Blood of Zeus is mediocre, Greek mythology fan fiction.
There’s not exactly a whole lot else to say about it.
Though it’s by the same studio responsible for Castlevania – the visuals and style of this show just seem wrong for this type of story. Blood of Zeus is not nearly as grandiose or fanciful as the world Belmont and Co. live in and the characters are flat and one dimensional.
Which I guess is pretty on par for most Greek myths. I think. I was an Ancient Egypt kid – most of my knowledge of Greek mythology comes from random units in various classes and Percy Jackson.
So the idea of having a show focus on a demigod son of Zeus isn’t shocking and has some potential if taken in a creative direction.
But this show decided to play it straight. Which is the worst possible thing they could have done.
Blood of Zeus focuses on Heron, a young man living with his mother on the outskirts of a polis. Due to his bastard status, he and his mother struggled to survive. But after some mysterious and dangerous happenings, Heron finds out the truth about his parentage and that he must stop the demonic cult leader Seraphim who is working with the jealous goddess Hera, and save the world.
Y’know, pretty standard Greek mythology stuff.
Sure, there are some twists, but they’re all the details you would expect. The show is terrible with suspense and mystery and is really dependent on flashbacks in its narrative.
So…hopefully, this was just kind of a placeholder while they work on the next season of Castlevania. And once again, at least the animation was pretty in many places.
Playing it Straight
Greek myths are a standard type of story in Western media. It’s expected viewers know the basics about the myths and various deities, which makes it difficult to do a show that is solely focused on the myths.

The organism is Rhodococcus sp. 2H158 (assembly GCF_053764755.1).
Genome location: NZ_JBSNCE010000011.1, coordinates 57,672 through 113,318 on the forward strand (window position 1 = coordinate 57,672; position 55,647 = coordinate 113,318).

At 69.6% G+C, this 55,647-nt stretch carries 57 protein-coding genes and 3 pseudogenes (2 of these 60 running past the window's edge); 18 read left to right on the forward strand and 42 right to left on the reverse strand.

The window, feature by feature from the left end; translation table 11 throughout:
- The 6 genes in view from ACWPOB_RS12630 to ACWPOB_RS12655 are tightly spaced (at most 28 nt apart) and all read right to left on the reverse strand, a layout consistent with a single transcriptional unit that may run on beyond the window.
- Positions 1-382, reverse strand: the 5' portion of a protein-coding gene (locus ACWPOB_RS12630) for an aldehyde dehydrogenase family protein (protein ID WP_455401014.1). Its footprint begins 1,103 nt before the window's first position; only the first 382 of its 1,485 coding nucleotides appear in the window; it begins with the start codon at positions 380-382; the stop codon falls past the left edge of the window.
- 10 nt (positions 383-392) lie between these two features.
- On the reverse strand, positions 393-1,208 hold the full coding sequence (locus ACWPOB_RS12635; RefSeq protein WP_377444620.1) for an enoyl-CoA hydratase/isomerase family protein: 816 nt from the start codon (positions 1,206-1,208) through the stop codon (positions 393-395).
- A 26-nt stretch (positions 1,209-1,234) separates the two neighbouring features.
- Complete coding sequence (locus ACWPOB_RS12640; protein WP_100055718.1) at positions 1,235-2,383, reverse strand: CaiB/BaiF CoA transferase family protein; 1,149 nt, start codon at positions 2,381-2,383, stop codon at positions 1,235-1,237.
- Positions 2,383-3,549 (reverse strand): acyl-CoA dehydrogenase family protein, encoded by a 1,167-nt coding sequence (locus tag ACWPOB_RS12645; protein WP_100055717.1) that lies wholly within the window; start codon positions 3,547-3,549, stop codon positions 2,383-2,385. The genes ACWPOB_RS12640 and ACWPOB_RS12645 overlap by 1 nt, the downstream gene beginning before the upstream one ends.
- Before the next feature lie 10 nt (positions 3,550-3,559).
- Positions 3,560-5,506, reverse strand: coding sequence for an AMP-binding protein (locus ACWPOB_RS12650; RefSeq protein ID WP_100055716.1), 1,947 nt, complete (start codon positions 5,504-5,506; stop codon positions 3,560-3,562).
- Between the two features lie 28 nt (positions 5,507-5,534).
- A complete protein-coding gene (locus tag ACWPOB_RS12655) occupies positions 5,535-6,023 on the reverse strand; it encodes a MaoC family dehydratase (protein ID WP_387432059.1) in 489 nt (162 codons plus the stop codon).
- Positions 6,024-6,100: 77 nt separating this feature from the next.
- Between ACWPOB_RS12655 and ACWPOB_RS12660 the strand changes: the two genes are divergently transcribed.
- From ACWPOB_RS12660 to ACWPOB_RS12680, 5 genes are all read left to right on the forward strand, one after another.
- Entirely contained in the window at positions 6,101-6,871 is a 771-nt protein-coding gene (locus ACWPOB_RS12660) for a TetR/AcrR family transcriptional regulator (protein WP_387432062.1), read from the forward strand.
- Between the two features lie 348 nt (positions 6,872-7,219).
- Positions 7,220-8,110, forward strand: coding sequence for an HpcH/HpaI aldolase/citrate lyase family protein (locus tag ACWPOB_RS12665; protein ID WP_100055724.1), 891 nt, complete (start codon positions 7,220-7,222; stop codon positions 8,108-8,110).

You can’t exactly play them straight otherwise.
Especially, especially, especially if you’re gearing towards an older audience like Blood of Zeus is. We’ve seen these stories played over and over. We’ve taken literature classes. We’ve discussed them and analyzed them to death.
That means playing these tropes completely straight is BORING.
Unless you have some well-choreographed and intense battle scenes, expected of a Greek epic. But this one…doesn’t have that.
Because they mostly involve the Olympians, who don’t have a need for hand-to-hand combat and can just toss lightning bolts or arrows or use automatons to do their work for them.
Even Heron, the main character, doesn’t really get any worthwhile fight scenes. He was born super-strong, y’ know being a son of Zeus, and all, doesn’t need improvement in combat, and for the final battle, he receives a bow from Hephaestus that shoots multiple arrows at once.
There’s not a lot of strategies used against any of the enemies they face, except brute force, despite what Zeus says.
Heron and his allies are up against Seraphim and his army of demons, Hera, and at the end, some resurrected giants. I just finished watching the show the day before I started writing the review and for the life of me, I cannot tell you how exactly Heron won other than strength and attempted self-sacrifice.
Seriously, this series was so dull I can barely remember most of it and it took me three times as long to get through every episode because I had to keep pausing or rewinding. To truly create a compelling tale, when you are playing the hero’s journey so straight that your protagonist must literally enter the land of the dead …you have to do something unique and captivating elsewhere.
Something like a plot twist.